There is little to suggest that Irish retail banks, which are much less dependent on the wholesale money market than institutions such as Northern Rock, are nursing any serious hidden injuries.
But they are hurting and there is growing evidence they are looking for a whipping boy to claim their punishment. The most likely candidate? Irish business.
Almost every international market suffered on the news of the Bank of England's bail-out of Northern Rock, as investors worried about who might be next. Of all the international indices which suffered it was our own Iseq, weighed down with banking stock, which took most flak.
The Financial Regulator issued a statement saying all was well with the Irish banks. If international investors remain unconvinced it is reasonable to assume that those banks which might make money available to their Irish counterparts might also be wary.
This is speculation. It is, however, an unfortunate fact that Irish banks are at least suffering from the same lack of liquidity which is affecting their European peers. This leaves them with two realistic options, to pay more for money or take less of it. They could also convince the market that they are a good risk, or accept lower profits.
Leaving aside the innate wish of all companies to maintain profits, accepting a smaller bottom line would lead to a profit warning and in the present skittish markets few banking chiefs will be brave enough to risk that.
Taking less money means banks would have less to loan out, putting them at a competitive disadvantage and, more importantly, acting as an artificial drag on the growth of the Irish economy in general and Irish business in particular. This would affect the future profitability of the banks.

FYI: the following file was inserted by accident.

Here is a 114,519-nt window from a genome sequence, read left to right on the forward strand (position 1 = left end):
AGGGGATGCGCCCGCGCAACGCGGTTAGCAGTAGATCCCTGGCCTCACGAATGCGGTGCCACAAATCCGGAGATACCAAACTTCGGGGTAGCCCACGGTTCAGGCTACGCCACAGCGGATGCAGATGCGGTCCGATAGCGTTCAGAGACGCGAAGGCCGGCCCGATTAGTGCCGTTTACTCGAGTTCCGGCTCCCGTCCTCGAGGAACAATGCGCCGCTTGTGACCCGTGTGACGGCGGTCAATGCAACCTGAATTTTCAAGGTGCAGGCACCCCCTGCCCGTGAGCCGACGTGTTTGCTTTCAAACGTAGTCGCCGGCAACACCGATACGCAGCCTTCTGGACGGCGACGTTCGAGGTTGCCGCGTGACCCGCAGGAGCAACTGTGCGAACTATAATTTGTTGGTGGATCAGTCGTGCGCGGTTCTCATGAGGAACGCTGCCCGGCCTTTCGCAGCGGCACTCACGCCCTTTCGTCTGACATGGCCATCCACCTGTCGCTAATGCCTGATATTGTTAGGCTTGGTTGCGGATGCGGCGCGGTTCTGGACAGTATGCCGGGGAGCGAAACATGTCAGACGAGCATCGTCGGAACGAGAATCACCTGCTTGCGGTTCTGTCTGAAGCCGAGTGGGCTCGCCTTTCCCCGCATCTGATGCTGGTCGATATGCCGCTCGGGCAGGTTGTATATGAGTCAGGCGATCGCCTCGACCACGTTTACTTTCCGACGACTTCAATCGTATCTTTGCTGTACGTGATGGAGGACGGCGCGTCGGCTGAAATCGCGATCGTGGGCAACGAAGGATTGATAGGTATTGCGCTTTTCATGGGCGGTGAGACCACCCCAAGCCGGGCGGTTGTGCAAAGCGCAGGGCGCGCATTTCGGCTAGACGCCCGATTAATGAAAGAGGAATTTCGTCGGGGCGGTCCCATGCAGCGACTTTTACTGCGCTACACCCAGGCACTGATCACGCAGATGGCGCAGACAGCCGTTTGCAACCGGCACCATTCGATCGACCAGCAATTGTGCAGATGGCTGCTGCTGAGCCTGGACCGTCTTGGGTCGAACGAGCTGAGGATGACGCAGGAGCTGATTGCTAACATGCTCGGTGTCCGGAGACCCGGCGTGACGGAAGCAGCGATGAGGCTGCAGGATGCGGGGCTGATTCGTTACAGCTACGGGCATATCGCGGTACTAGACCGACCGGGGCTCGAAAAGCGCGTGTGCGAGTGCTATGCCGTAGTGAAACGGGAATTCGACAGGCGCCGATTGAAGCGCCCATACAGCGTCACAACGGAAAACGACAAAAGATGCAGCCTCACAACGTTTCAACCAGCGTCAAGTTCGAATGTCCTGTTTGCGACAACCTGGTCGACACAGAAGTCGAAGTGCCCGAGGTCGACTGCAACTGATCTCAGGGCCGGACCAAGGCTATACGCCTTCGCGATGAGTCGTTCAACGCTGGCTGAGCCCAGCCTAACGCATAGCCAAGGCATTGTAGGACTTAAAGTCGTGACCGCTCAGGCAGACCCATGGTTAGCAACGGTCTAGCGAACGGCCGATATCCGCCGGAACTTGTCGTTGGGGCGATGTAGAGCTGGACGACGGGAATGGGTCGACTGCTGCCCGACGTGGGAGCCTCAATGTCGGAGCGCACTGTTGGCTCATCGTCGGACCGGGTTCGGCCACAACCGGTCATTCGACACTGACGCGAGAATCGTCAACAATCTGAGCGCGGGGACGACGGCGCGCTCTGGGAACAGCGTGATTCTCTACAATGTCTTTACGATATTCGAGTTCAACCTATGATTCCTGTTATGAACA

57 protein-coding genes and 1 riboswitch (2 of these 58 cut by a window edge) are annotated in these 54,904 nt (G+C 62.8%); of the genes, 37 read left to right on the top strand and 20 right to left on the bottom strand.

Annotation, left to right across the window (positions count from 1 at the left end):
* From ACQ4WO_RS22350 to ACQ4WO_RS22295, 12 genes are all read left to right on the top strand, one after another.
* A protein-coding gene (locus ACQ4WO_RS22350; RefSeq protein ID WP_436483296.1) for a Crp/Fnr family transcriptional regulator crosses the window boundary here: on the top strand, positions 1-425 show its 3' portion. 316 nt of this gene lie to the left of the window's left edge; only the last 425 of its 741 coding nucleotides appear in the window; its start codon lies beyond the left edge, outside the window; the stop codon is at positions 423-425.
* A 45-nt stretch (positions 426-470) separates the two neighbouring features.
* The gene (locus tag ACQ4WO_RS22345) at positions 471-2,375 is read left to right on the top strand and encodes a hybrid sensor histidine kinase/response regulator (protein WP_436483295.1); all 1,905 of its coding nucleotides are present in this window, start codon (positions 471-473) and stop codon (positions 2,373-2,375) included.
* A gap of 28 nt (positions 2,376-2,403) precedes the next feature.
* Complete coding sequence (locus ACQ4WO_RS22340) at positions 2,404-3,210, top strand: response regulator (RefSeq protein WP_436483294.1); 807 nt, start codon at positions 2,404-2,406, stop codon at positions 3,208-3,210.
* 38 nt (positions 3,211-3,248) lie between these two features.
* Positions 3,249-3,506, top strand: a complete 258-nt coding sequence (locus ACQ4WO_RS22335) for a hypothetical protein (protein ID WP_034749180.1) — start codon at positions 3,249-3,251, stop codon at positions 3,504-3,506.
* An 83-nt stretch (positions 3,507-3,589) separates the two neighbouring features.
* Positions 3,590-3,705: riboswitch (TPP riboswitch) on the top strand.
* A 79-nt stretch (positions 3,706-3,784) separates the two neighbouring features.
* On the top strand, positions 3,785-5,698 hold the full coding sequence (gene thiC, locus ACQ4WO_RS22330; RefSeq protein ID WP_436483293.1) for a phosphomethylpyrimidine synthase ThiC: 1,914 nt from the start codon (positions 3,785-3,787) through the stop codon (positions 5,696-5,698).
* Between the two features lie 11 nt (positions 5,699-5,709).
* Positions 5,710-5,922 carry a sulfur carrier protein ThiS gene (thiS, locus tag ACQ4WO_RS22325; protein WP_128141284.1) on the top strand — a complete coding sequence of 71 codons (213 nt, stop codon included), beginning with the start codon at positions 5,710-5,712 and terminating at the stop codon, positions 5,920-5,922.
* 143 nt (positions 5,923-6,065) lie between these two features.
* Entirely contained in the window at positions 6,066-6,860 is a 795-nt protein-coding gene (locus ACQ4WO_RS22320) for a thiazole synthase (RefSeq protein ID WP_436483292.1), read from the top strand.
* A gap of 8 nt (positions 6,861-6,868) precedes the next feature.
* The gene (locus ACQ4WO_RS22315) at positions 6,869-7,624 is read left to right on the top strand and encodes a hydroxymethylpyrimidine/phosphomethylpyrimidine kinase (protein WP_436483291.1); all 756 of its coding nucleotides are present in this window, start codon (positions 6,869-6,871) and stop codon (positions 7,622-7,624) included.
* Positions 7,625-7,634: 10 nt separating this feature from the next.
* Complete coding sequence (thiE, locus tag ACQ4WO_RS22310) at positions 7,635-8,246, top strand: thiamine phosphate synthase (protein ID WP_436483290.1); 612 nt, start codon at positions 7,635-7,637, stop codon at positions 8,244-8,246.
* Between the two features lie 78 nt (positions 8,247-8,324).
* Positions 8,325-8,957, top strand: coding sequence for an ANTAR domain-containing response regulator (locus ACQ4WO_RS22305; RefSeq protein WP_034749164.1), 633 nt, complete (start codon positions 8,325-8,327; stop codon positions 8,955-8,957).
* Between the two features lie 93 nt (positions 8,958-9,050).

Faced with the prospect of increasing rates the question is which customers should bear the pain, with potential S& M partners falling broadly into two camps - ordinary punters and business.
Punters, whose borrowing is largely tied up in mortgages, can't be hit for two reasons: first, most of these mortgages are pinned to ECB rates. ECB rates have not increased and so neither can the mortgages rates.
Secondly, and more important, constraint on the bank's ability to pass on the pain to punters is that this is a very competitive market.
Any attempt, in other words, would lead to a loss of business.
The other week AIB chief executive Eugene Sheehy travelled to NCB's offices to convince the stockbroker all was well with Ireland's largest bank. This is what NCB told its clients: "The bank expects to be able to pass on higher funding costs across most business lines but this is unlikely for the mortgage business."
A healthy mortgage market means punters are excused whipping-boy duty but the lack of competition in the business banking market means Irish businesses are expected to bear their backs and take the punishment without complaint. And they probably will.